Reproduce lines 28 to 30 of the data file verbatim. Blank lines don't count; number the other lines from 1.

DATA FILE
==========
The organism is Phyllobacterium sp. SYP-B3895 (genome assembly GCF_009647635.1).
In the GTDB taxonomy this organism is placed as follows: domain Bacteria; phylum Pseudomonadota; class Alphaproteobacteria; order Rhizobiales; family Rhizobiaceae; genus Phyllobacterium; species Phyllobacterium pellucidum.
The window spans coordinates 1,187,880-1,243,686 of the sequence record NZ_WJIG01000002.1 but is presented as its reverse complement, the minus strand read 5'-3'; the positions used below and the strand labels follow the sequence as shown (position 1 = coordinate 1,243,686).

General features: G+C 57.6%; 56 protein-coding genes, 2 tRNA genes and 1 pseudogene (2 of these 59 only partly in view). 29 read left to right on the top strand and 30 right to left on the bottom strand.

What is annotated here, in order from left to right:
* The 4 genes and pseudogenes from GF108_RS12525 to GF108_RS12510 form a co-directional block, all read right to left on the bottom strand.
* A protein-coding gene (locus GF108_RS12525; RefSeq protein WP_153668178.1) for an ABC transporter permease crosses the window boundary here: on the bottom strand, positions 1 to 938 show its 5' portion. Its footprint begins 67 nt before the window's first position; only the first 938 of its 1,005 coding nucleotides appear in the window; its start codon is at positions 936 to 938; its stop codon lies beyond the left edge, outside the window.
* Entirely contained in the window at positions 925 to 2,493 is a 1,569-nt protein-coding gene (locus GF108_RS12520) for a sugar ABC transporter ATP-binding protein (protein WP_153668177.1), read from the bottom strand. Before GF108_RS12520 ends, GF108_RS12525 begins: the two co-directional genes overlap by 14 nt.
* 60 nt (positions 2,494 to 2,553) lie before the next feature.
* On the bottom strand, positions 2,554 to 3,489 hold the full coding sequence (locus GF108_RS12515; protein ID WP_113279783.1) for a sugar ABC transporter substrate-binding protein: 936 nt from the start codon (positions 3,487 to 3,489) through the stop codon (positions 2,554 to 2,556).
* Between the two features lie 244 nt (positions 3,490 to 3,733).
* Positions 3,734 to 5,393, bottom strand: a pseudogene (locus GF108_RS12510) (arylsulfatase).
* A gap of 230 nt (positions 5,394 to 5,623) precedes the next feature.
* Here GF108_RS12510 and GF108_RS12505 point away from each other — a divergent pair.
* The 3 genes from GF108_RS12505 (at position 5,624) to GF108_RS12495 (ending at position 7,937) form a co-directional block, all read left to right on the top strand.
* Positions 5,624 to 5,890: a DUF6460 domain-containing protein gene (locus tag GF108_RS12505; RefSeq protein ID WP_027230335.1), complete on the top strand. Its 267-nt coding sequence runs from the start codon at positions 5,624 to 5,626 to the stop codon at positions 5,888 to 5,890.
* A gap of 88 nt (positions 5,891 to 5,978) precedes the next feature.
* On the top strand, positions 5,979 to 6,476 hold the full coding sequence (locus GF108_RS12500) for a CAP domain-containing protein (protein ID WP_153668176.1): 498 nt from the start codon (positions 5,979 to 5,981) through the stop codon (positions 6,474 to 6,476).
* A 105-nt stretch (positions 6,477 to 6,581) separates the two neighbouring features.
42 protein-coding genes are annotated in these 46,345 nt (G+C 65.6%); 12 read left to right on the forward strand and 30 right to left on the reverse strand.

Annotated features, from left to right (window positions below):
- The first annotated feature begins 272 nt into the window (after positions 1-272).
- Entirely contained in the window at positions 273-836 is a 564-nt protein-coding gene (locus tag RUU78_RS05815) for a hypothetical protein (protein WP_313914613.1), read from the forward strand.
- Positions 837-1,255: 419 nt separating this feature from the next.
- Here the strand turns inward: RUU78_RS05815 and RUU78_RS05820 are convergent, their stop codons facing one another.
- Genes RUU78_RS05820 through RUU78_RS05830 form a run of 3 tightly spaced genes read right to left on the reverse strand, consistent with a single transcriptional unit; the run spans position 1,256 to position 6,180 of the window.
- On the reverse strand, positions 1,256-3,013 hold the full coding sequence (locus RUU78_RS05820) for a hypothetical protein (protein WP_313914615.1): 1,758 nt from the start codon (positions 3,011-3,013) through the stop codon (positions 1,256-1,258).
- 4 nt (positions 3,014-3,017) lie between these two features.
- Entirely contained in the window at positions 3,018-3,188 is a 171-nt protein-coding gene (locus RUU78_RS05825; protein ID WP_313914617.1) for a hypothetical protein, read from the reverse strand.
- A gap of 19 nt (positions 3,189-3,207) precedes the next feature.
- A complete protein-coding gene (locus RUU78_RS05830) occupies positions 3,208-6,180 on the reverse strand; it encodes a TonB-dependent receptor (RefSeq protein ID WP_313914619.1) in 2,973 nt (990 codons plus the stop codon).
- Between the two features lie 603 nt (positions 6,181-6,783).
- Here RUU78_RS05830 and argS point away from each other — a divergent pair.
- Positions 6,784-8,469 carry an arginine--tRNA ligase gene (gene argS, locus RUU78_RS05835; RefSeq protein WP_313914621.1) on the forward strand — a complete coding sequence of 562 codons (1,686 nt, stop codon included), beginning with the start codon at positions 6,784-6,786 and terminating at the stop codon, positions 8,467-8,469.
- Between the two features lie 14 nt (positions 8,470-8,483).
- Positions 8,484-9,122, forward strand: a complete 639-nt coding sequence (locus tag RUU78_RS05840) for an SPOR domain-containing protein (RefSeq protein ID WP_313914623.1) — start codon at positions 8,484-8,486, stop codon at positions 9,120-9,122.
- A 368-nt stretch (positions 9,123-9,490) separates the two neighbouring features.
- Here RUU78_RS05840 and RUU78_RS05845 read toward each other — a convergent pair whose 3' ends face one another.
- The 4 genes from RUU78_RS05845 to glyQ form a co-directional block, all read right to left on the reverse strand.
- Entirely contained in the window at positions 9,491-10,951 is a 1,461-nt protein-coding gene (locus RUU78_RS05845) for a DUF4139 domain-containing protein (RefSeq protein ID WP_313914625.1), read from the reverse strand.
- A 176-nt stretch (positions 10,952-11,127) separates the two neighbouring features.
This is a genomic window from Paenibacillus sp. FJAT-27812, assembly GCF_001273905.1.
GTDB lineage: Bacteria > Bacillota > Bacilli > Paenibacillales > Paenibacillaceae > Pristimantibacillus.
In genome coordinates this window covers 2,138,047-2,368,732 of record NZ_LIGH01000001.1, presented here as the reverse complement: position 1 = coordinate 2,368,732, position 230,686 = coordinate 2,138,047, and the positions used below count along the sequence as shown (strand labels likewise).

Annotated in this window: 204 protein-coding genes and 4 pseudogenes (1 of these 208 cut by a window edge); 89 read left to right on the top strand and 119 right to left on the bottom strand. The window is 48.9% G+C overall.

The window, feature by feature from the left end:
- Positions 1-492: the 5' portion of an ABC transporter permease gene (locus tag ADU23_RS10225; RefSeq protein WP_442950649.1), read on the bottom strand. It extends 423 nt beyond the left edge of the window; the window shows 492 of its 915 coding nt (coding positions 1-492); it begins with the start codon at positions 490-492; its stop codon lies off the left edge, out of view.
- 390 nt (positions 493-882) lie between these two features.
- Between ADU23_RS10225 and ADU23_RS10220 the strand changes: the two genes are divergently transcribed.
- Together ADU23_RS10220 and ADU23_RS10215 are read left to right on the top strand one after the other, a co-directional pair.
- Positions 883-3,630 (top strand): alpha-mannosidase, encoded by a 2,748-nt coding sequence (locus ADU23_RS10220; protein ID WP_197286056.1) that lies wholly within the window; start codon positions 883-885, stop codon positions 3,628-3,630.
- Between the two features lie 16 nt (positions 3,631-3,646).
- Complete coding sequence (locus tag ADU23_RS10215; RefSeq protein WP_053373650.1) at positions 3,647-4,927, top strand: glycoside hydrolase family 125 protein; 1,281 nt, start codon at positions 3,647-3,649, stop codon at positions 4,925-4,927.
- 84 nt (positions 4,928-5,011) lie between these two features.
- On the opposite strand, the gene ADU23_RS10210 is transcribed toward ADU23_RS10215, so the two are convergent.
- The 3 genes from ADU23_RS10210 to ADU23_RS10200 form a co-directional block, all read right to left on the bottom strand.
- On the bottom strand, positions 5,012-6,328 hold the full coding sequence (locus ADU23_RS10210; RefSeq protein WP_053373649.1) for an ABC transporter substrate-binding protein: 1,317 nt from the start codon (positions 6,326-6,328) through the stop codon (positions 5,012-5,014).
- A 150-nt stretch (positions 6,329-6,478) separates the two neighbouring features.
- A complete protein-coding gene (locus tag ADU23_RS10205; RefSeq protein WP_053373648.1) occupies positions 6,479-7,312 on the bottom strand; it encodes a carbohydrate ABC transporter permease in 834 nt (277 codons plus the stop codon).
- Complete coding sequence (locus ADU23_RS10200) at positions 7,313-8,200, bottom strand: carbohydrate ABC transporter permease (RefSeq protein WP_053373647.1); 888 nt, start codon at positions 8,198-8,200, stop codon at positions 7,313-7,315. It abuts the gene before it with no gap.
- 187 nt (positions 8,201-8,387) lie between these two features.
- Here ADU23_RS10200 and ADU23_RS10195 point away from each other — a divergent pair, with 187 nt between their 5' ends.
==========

- 4 nt (positions 3,014-3,017) lie between these two features.
- Entirely contained in the window at positions 3,018-3,188 is a 171-nt protein-coding gene (locus RUU78_RS05825; protein ID WP_313914617.1) for a hypothetical protein, read from the reverse strand.
- A gap of 19 nt (positions 3,189-3,207) precedes the next feature.